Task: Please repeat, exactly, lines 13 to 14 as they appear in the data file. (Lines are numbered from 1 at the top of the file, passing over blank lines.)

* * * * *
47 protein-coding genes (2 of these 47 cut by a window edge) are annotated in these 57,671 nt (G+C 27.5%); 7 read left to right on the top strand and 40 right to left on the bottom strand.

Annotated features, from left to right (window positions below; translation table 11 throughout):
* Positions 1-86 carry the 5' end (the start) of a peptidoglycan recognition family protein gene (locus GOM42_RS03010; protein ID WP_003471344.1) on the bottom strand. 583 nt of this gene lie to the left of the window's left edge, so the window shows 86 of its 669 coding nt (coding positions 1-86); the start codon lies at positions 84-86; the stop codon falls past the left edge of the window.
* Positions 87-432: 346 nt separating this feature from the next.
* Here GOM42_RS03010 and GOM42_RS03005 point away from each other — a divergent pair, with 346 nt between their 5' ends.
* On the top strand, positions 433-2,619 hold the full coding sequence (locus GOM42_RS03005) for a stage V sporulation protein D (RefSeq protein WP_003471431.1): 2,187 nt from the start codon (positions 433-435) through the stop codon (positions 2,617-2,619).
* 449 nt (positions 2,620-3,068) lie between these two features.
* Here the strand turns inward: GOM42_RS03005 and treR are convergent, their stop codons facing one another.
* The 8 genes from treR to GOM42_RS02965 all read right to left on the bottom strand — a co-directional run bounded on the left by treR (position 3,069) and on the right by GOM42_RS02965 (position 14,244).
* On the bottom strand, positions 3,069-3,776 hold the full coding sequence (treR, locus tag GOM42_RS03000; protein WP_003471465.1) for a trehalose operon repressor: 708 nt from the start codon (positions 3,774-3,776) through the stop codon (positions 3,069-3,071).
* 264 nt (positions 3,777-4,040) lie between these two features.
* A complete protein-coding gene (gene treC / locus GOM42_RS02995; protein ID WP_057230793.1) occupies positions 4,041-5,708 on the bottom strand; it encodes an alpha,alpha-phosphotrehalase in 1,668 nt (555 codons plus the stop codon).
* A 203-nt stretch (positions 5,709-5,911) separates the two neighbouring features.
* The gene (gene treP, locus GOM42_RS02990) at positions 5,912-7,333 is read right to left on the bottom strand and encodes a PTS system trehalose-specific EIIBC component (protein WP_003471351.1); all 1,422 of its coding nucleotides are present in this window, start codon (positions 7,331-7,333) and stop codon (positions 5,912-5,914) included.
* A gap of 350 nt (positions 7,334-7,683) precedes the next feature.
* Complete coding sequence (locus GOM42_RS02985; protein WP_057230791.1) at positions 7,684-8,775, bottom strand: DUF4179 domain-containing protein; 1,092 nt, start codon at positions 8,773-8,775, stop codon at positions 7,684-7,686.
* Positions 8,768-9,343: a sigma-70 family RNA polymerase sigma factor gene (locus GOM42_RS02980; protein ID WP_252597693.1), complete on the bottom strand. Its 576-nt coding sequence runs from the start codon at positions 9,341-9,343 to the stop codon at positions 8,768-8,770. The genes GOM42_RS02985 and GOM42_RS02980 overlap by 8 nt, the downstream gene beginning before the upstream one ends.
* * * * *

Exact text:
* A 203-nt stretch (positions 5,709-5,911) separates the two neighbouring features.
* The gene (gene treP, locus GOM42_RS02990) at positions 5,912-7,333 is read right to left on the bottom strand and encodes a PTS system trehalose-specific EIIBC component (protein WP_003471351.1); all 1,422 of its coding nucleotides are present in this window, start codon (positions 7,331-7,333) and stop codon (positions 5,912-5,914) included.